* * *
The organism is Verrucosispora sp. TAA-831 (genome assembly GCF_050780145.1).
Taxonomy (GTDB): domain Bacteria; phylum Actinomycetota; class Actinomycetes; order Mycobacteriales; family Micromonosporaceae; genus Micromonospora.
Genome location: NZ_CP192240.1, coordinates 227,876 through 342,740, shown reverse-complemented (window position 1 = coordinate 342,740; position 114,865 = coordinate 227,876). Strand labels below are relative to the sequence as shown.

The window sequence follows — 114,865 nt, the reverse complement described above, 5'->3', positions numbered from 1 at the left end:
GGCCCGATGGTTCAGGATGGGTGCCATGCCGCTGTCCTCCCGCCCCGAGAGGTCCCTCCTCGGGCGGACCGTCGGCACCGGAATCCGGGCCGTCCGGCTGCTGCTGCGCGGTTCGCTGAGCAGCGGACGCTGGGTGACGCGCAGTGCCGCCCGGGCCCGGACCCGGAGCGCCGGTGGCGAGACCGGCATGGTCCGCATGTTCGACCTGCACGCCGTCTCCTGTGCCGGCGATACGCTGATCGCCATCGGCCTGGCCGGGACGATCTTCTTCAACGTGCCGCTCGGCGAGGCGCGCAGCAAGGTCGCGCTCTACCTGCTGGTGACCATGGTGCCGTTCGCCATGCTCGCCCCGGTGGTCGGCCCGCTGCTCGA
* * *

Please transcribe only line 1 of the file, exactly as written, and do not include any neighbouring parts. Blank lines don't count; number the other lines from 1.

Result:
The organism is Verrucosispora sp. TAA-831 (genome assembly GCF_050780145.1).